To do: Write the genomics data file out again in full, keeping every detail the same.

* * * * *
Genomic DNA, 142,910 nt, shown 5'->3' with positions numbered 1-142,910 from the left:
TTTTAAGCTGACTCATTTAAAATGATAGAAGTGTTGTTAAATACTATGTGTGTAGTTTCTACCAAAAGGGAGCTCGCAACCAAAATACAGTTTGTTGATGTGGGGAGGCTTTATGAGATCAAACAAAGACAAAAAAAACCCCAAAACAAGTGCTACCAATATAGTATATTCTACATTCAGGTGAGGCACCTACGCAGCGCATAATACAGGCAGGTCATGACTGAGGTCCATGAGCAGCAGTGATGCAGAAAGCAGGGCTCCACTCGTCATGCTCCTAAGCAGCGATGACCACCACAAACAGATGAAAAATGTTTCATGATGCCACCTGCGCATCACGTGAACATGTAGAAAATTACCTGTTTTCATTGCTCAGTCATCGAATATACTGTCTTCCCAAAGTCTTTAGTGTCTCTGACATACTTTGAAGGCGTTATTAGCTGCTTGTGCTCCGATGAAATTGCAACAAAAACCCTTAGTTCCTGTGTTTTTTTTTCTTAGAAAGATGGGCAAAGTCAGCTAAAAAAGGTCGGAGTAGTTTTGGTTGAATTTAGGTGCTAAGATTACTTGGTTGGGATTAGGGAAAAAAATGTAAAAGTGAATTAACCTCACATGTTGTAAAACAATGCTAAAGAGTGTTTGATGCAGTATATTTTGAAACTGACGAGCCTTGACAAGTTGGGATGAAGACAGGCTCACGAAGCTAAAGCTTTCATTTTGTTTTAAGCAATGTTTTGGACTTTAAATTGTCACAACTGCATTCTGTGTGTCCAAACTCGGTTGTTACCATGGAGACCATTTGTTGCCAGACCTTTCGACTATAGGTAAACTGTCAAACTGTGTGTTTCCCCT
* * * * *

Genomic DNA, 142,910 nt, shown 5'->3' with positions numbered 1-142,910 from the left:
TTTTAAGCTGACTCATTTAAAATGATAGAAGTGTTGTTAAATACTATGTGTGTAGTTTCTACCAAAAGGGAGCTCGCAACCAAAATACAGTTTGTTGATGTGGGGAGGCTTTATGAGATCAAACAAAGACAAAAAAAACCCCAAAACAAGTGCTACCAATATAGTATATTCTACATTCAGGTGAGGCACCTACGCAGCGCATAATACAGGCAGGTCATGACTGAGGTCCATGAGCAGCAGTGATGCAGAAAGCAGGGCTCCACTCGTCATGCTCCTAAGCAGCGATGACCACCACAAACAGATGAAAAATGTTTCATGATGCCACCTGCGCATCACGTGAACATGTAGAAAATTACCTGTTTTCATTGCTCAGTCATCGAATATACTGTCTTCCCAAAGTCTTTAGTGTCTCTGACATACTTTGAAGGCGTTATTAGCTGCTTGTGCTCCGATGAAATTGCAACAAAAACCCTTAGTTCCTGTGTTTTTTTTTCTTAGAAAGATGGGCAAAGTCAGCTAAAAAAGGTCGGAGTAGTTTTGGTTGAATTTAGGTGCTAAGATTACTTGGTTGGGATTAGGGAAAAAAATGTAAAAGTGAATTAACCTCACATGTTGTAAAACAATGCTAAAGAGTGTTTGATGCAGTATATTTTGAAACTGACGAGCCTTGACAAGTTGGGATGAAGACAGGCTCACGAAGCTAAAGCTTTCATTTTGTTTTAAGCAATGTTTTGGACTTTAAATTGTCACAACTGCATTCTGTGTGTCCAAACTCGGTTGTTACCATGGAGACCATTTGTTGCCAGACCTTTCGACTATAGGTAAACTGTCAAACTGTGTGTTTCCCCT